Pre-existing and Pregnancy-Induced Liver Disease

, University of Colorado Health Sciences Center.

Disclosures

Medscape General Medicine. 1998;1(3) 

In This Article

Abstract and Introduction

Abstract

In Distinguishing Normal From Abnormal Hepatic Changes, the author described the expected changes in liver tests that occur during complicated pregnancy. This article reviews the forms of pre-existing liver disease that may affect or be affected by pregnancy, as well as liver diseases that tend to arise during pregnancy. Among the pre-existing liver diseases are autoimmune chronic active hepatitis, which may be activated by pregnancy and tends to be associated with an increased risk of still and premature births. Worsening of chronic hepatitis B and C has occasionally been observed. While some women with cirrhosis can sustain a normal pregnancy without any worsening of hepatic function, others develop liver failure; plus, women with cirrhosis are less fertile and have higher rates of both stillbirths and premature infants. Other liver disorders that may or may not be affected by pregnancy include Dubin-Johnson syndrome, Gilbert syndrome, benign recurrent intrahepatic cholestasis, Wilson's disease, hepatic adenomas, and focal nodular hyperplasia. Among the hepatic disorders that occur during pregnancy in normally healthy women and then resolve after delivery is intrahepatic cholestasis of pregnancy (also known as pruritus gravidarum, recurrent intrahepatic cholestasis of pregnancy, and obstetric hepatosis). Others include acute fatty liver of pregnancy and HELLP syndrome (hemolysis, elevated liver enzymes, and low platelet count), which may be part of the spectrum of disorders associated with pre-eclampsia/eclampsia. Pregnancy may also trigger the dissemination of herpes infection to the liver.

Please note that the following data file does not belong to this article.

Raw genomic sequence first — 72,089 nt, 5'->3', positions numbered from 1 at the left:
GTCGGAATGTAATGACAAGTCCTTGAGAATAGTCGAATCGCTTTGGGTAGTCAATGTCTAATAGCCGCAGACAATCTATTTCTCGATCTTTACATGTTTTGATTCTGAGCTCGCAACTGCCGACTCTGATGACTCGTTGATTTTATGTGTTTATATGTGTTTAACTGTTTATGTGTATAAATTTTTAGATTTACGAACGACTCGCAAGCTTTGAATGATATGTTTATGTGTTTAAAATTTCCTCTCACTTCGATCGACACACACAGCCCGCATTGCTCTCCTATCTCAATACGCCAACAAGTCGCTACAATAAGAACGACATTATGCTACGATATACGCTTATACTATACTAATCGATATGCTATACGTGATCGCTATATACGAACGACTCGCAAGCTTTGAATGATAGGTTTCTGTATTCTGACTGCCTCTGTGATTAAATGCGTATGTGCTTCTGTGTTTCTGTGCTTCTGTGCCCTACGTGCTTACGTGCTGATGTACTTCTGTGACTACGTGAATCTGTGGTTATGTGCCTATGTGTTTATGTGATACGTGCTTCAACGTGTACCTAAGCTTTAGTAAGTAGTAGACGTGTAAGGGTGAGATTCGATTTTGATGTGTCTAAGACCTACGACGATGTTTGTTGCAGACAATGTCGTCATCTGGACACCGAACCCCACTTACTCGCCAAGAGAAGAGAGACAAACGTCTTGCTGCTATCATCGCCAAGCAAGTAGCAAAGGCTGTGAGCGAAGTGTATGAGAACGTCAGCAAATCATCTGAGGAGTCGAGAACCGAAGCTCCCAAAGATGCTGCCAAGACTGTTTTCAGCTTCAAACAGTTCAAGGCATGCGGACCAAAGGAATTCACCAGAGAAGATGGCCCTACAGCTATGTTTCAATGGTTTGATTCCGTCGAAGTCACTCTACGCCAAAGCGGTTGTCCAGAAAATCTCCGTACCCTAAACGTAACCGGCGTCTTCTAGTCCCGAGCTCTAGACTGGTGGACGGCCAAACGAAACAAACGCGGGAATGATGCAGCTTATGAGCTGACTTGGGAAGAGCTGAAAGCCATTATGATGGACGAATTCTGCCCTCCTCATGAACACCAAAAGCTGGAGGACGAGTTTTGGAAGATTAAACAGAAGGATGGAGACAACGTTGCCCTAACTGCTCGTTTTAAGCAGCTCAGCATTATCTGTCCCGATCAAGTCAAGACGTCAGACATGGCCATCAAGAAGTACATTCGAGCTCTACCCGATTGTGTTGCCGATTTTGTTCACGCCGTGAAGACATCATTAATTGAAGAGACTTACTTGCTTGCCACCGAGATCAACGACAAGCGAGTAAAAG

Introduction

In a pregnant woman without pre-existing liver disease, the first step in managing liver function changes is to distinguish between what is and is not normal. When a woman with liver disease becomes pregnant, however, or when a woman develops any of the rare liver problems specific to pregnancy, a unique set of diagnostic and treatment challenges may ensue. Monitoring the pregnant woman with pre-existing liver disease and recognizing the emergence of liver disease induced by pregnancy are vital to the survival of both mother and child.

Comments

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